SickKids, a University of Toronto–affiliated children's hospital, is in the midst of "Project Horizon," a major capital campaign that will the result in the construction of two new hospital towers, as well as substantial renovations to the rest of the hospital's campus.
For this option studio, titled "A New Patient Centre for SickKids Hospital," students were asked to imagine that they were the design architects for Project Horizon. Throughout the semester, they worked to develop original design concepts that would meet the needs of hospital staff and young patients, all according to specifications taken from the hospital's actual bid documents.
Students were guided through this process not only by their studio instructor, professor emeritus George Baird, but also by Bruce Kuwabara, a partner at KPMB, and Michael Moxam, vice president at Stantec. KPMB and Stantec are two of the architecture firms engaged in the design process for the real-world Project Horizon.
Yi's project tackled the second phase of Project Horizon: the Peter Gilgan Family Patient Care Tower, a new hospital wing for acute patient care. The real-world tower will be built on the western edge of the hospital's campus, facing University Avenue. It's scheduled for completion in 2029.
Yi knew he didn't want to design an ordinary hospital wing. Instead, he decided to apply "biophilic design," a concept popularized in the 1980s and 1990s by American biologist E.O. Wilson.
Wilson's biophilia hypothesis holds that humans have evolved to crave connection with nature and natural forms. As Yi researched biophilia, he found a handful of scientific studies that established links between access to nature and positive health outcomes in hospital settings.
In order to provide SickKids patients and staff with year-round access to nature, Yi came up with an unconventional design solution. His tower would have an indoor park. The park and tower would be enclosed in a massive, transparent building envelope that would be specially designed for all-weather thermal efficiency.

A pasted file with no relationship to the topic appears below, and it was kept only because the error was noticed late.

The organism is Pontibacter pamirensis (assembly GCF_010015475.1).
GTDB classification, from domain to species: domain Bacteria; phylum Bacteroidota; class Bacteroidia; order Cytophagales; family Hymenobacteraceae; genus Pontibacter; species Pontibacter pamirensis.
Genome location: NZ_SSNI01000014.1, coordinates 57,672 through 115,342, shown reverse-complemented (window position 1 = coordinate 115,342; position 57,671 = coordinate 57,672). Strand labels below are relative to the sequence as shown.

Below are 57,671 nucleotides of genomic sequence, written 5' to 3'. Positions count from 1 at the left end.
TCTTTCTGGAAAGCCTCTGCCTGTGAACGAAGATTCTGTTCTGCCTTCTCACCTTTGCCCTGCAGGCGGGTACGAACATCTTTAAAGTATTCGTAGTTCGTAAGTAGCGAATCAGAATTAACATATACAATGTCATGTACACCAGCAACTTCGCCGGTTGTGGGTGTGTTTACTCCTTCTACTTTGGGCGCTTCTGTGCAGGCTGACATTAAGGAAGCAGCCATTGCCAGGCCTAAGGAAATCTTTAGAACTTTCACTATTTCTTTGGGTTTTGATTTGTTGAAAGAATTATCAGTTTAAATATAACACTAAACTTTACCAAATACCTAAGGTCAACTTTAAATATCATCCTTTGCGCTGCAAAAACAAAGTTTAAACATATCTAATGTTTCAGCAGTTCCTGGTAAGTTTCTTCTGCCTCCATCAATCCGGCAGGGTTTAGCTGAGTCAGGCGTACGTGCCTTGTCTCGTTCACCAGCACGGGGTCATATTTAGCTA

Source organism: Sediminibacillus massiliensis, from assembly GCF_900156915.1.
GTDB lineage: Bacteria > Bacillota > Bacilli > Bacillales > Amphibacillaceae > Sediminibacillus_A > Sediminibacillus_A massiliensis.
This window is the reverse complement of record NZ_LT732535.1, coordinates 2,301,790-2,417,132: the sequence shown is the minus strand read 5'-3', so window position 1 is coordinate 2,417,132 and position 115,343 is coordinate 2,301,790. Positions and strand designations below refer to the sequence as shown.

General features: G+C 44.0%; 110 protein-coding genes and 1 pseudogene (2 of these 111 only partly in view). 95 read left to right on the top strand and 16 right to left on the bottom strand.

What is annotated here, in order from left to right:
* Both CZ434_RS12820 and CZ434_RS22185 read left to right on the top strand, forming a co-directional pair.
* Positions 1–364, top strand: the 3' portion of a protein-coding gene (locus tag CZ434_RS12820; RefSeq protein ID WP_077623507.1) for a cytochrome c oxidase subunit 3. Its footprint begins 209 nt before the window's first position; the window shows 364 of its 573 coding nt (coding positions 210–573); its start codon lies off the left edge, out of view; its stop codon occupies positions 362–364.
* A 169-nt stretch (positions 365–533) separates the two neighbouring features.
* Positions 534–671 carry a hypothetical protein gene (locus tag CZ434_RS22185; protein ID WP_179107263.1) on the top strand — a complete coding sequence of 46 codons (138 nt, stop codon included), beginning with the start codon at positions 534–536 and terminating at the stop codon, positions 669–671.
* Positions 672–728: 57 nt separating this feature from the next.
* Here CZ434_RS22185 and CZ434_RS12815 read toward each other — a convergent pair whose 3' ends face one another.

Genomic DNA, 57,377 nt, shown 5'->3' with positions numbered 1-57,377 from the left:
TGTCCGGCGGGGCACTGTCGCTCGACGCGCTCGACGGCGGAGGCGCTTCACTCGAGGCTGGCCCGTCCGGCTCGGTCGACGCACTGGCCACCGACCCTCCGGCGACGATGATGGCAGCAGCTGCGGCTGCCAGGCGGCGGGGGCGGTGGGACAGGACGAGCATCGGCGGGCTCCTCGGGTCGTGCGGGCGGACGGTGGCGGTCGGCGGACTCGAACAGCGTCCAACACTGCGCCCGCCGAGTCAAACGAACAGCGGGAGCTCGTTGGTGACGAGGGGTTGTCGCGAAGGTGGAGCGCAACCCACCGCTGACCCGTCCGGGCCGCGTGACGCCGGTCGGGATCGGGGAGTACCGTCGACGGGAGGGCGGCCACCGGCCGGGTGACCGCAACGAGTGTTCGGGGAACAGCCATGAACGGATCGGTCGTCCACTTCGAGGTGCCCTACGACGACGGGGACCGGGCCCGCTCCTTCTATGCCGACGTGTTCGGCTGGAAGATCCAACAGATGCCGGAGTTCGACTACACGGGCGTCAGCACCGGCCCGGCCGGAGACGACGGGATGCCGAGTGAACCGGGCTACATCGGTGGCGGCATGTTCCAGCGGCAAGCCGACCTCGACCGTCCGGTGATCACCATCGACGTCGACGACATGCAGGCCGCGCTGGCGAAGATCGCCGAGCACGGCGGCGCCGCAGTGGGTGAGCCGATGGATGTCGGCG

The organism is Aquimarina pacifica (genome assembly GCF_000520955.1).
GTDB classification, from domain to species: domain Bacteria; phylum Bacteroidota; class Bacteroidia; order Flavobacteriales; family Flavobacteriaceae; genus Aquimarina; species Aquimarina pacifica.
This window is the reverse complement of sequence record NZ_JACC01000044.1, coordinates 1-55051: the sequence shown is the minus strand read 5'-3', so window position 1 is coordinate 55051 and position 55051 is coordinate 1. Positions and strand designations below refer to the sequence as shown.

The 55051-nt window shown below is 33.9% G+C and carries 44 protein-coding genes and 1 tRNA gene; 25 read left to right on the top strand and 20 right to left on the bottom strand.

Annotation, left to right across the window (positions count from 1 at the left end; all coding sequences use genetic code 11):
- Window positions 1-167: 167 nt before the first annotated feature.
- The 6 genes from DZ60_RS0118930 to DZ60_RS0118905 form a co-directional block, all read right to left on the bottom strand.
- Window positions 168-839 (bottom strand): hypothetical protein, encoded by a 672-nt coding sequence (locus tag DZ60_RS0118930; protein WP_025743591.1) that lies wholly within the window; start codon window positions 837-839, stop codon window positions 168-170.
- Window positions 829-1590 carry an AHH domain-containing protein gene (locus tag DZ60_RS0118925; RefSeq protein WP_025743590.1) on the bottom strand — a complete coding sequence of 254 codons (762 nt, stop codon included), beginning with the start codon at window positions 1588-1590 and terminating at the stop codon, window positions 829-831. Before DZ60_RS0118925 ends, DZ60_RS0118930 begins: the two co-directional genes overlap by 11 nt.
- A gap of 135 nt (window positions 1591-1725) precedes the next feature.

For inspiration, Yi turned to Sidewalk Labs, a Google-affiliated company that was, at the time, engaged in an effort to redevelop part of Toronto's waterfront into a futuristic prototype neighbourhood, where new urban technologies could be tested. (Sidewalk has since terminated its land development activity in Toronto.)
Sidewalk, in collaboration with Toronto architecture firm Partisans, has been researching a type of plastic called ETFE, for use in a "building raincoat" — a transparent, lightweight, weatherproof barrier that could be attached to a building's facade to shield it from cold and precipitation. ETFE had just the right characteristics for Yi's design. He decided to use the material in his envelope.
ETFE alone would have admitted too much light into the hospital interior, so Yi decided to apply a subtle, opaque pattern to the material. This process, known as "fritting," reflects some of the sunlight that would otherwise enter the ETFE envelope. This prevents the space inside the envelope from becoming unbearably warm during summer months.
Yi designed a multilayer fritting system that could be adjusted to admit slightly more sunlight during winter. This would allow the hospital to use the ETFE envelope as a source of passive heating, like a greenhouse — but only when needed.
Yi's envelope is large enough to contain the entire Patient Care Tower. The building's windows face the indoor park, allowing patients and hospital staff views of the serene all-weather scenery. The tower also has a number of cut-outs and terraces for smaller green spaces, which Yi envisioned as being useful for patients whose medical conditions don't permit them to access the park.
Instructor: George Baird